Ballet, as you’ve never seen it! An explosion of Cuban passion and athleticism with contemporary music will set the stage on fire at the Glasshouse this month. Choreographer Aaron Cash tells us about the pure excitement that is Ballet Revolución …
Hi Aaron … give us an overview of Ballet Revolución and what it’s all about?
It’s a commercial dance show that’s a fusion of classical and contemporary styles of dance.
We’re using Cuban dancers, so there are a couple of traditional elements of Cuban dance – but it’s not a Cuban dance show per se. For example, you have a Mambo that is more of a deconstructive Mambo, which uses classical and contemporary lines and techniques, and then you have more upbeat songs from Usher, Green, JLO – so it’s very much a commercial dance show in that sense.
It’s like So You Think You Can Dance or Dancing With The Stars, with a little bit of a flavour of Cuba in there.
Who’ll be performing on the show?
We have an 8-piece band, we have two singers – male and female; they’re both from London. The band is amazing – you could just go along and see them on their own. The whole show is a really exciting package. Overall, there are 17 dancers.
What’s your background as a choreographer, and how did you become involved with the show?
I’m Australian and I’ve been involved as a dancer with Twyla Tharp, Baryshnikov; I danced with Cher for 10 years. Choreography was just a natural progression from being a dancer.
My involvement came about through working with one of the producers, Jon Lee. About 15 – 16 years ago, we did a show in Sydney called Linnaeus Prince of Flowers, which was in the Botanic Gardens. We became really good mates.
Over the years, I’d go to London and he’d see me perform with Twyla, or with Cher, and I’d invite him to the show and we’d hang out afterwards.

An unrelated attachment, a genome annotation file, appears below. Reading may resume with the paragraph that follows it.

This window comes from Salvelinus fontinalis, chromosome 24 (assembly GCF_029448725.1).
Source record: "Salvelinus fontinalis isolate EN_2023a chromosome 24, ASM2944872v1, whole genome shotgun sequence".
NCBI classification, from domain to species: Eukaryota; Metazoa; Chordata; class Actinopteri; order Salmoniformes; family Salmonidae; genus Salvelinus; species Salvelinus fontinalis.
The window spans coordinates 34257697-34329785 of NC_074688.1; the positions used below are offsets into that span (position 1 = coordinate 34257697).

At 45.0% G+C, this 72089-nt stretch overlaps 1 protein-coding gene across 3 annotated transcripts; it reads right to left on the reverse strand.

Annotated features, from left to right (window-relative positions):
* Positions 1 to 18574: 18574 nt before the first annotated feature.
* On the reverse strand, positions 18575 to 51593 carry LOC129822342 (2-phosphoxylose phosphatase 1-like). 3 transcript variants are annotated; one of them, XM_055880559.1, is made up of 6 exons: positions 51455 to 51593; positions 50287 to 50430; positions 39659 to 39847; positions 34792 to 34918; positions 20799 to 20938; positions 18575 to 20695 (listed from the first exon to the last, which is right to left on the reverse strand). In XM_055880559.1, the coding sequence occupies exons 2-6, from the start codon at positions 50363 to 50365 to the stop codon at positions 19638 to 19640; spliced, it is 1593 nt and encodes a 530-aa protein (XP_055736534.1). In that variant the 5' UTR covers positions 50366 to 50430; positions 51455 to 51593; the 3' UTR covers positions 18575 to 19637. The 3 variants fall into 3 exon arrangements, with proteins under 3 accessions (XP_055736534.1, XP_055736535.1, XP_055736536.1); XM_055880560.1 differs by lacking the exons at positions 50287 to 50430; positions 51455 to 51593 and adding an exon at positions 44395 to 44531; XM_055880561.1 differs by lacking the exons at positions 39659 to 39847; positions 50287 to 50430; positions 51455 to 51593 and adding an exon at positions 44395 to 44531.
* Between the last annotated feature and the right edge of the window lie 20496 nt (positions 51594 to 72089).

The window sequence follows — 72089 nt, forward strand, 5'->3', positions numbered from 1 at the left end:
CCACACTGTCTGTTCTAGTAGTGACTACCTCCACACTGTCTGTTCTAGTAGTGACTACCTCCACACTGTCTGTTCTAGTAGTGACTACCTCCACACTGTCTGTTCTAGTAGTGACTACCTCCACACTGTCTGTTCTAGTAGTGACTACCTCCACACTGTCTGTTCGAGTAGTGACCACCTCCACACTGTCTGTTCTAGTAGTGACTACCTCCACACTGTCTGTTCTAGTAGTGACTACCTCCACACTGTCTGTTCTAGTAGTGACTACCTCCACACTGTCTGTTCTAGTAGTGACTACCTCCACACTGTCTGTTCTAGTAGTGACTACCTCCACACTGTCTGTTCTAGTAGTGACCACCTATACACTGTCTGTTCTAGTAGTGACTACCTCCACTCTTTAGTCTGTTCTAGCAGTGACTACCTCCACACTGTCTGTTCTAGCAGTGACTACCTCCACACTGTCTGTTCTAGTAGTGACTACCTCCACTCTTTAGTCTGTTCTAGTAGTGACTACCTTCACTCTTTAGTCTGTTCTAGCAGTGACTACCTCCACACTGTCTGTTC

He called me and wanted me to do some choreographing in New Zealand, then in Edinburgh. This was a natural progression, because he’d been doing Salsa shows from Cuba for 10 years and was responsible for Buena Vista as well.
He called me out of the blue last year and said, “I’m thinking about doing a classical and contemporary show. My resume is beer and curry; yours is champagne and caviar … what about you come along and help me audition some dancers?” Two days later, I was in Havana!
The fusion of Cuban, classical and contemporary – was it very difficult to choreograph for this mix?
No – it was more exciting! The dancers are just so incredibly capable and talented … you just go in there and say, “Oh – I like the look of that! Let’s try a bit of this and a bit of that.”
It’s a collaboration … I obviously have a vision of where I want it to go, but you see what they bring to the table and if it works, you use it and incorporate it.
It’s just been such fertile, fun material to work with. Going to work each day was just so much fun!
How long has the show been in development?
We only started in September last year with the initial auditions. In October last year we held a workshop and created about 35 minutes of material.
We invited some producers from Germany, England, France, America – and we got some great feedback. We started proper rehearsals in February, and I was there for almost 3 months putting it all together.
As this is the world premiere of this show, it would appear that a lot of the performers haven’t even travelled out of Cuba before?
No – the majority haven’t. We have a young cast – there are a lot of guys who are 18 – 19. They’re bright eyed and bushy-tailed – they’ve been amazing.
Of course, the weather’s not doing them much good … they’re used to 40 degree heat and high humidity, so most of them are freezing!
We’re having a great time and the audiences have been fantastic. By the end of the show they’re out of their seats and dancing. It’s such an uplifting show – you leave the theatre totally pumped!
Interview by Jo Atkins.